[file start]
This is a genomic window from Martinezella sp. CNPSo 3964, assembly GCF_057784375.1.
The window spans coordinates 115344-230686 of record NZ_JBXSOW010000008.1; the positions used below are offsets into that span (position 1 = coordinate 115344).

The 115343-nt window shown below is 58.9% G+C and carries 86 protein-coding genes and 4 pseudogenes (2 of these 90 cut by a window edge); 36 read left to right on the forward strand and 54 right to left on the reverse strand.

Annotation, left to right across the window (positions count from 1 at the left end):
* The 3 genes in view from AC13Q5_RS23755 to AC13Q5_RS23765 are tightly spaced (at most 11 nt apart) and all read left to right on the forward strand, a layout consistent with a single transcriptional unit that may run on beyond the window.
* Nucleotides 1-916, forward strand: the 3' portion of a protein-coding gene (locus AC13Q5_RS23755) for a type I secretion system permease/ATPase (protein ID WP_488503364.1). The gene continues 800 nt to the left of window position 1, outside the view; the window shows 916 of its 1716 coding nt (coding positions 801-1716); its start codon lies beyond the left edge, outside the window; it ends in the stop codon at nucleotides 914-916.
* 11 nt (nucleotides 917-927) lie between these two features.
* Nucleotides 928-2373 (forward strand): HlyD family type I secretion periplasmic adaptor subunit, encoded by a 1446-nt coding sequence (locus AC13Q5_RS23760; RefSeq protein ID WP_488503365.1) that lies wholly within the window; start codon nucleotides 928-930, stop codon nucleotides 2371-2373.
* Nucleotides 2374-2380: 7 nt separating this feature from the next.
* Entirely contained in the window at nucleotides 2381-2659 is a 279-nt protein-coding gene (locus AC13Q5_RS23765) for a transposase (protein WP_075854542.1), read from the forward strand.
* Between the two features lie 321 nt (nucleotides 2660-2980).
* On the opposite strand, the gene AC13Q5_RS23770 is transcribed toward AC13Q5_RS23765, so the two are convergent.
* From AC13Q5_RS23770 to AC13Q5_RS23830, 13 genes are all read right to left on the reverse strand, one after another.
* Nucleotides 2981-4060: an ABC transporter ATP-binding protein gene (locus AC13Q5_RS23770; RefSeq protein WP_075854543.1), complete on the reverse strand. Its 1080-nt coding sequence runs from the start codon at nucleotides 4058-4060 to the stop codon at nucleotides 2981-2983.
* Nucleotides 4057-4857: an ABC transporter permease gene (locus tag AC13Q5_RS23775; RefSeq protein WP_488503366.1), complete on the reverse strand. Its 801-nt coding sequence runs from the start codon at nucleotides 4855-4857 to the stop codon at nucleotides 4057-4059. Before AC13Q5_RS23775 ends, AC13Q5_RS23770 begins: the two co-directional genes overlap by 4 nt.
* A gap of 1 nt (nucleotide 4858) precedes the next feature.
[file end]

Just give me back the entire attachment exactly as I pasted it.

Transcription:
This is a genomic window from Martinezella sp. CNPSo 3964, assembly GCF_057784375.1.
The window spans coordinates 115344-230686 of record NZ_JBXSOW010000008.1; the positions used below are offsets into that span (position 1 = coordinate 115344).

The 115343-nt window shown below is 58.9% G+C and carries 86 protein-coding genes and 4 pseudogenes (2 of these 90 cut by a window edge); 36 read left to right on the forward strand and 54 right to left on the reverse strand.

Annotation, left to right across the window (positions count from 1 at the left end):
* The 3 genes in view from AC13Q5_RS23755 to AC13Q5_RS23765 are tightly spaced (at most 11 nt apart) and all read left to right on the forward strand, a layout consistent with a single transcriptional unit that may run on beyond the window.
* Nucleotides 1-916, forward strand: the 3' portion of a protein-coding gene (locus AC13Q5_RS23755) for a type I secretion system permease/ATPase (protein ID WP_488503364.1). The gene continues 800 nt to the left of window position 1, outside the view; the window shows 916 of its 1716 coding nt (coding positions 801-1716); its start codon lies beyond the left edge, outside the window; it ends in the stop codon at nucleotides 914-916.
* 11 nt (nucleotides 917-927) lie between these two features.
* Nucleotides 928-2373 (forward strand): HlyD family type I secretion periplasmic adaptor subunit, encoded by a 1446-nt coding sequence (locus AC13Q5_RS23760; RefSeq protein ID WP_488503365.1) that lies wholly within the window; start codon nucleotides 928-930, stop codon nucleotides 2371-2373.
* Nucleotides 2374-2380: 7 nt separating this feature from the next.
* Entirely contained in the window at nucleotides 2381-2659 is a 279-nt protein-coding gene (locus AC13Q5_RS23765) for a transposase (protein WP_075854542.1), read from the forward strand.
* Between the two features lie 321 nt (nucleotides 2660-2980).
* On the opposite strand, the gene AC13Q5_RS23770 is transcribed toward AC13Q5_RS23765, so the two are convergent.
* From AC13Q5_RS23770 to AC13Q5_RS23830, 13 genes are all read right to left on the reverse strand, one after another.
* Nucleotides 2981-4060: an ABC transporter ATP-binding protein gene (locus AC13Q5_RS23770; RefSeq protein WP_075854543.1), complete on the reverse strand. Its 1080-nt coding sequence runs from the start codon at nucleotides 4058-4060 to the stop codon at nucleotides 2981-2983.
* Nucleotides 4057-4857: an ABC transporter permease gene (locus tag AC13Q5_RS23775; RefSeq protein WP_488503366.1), complete on the reverse strand. Its 801-nt coding sequence runs from the start codon at nucleotides 4855-4857 to the stop codon at nucleotides 4057-4059. Before AC13Q5_RS23775 ends, AC13Q5_RS23770 begins: the two co-directional genes overlap by 4 nt.
* A gap of 1 nt (nucleotide 4858) precedes the next feature.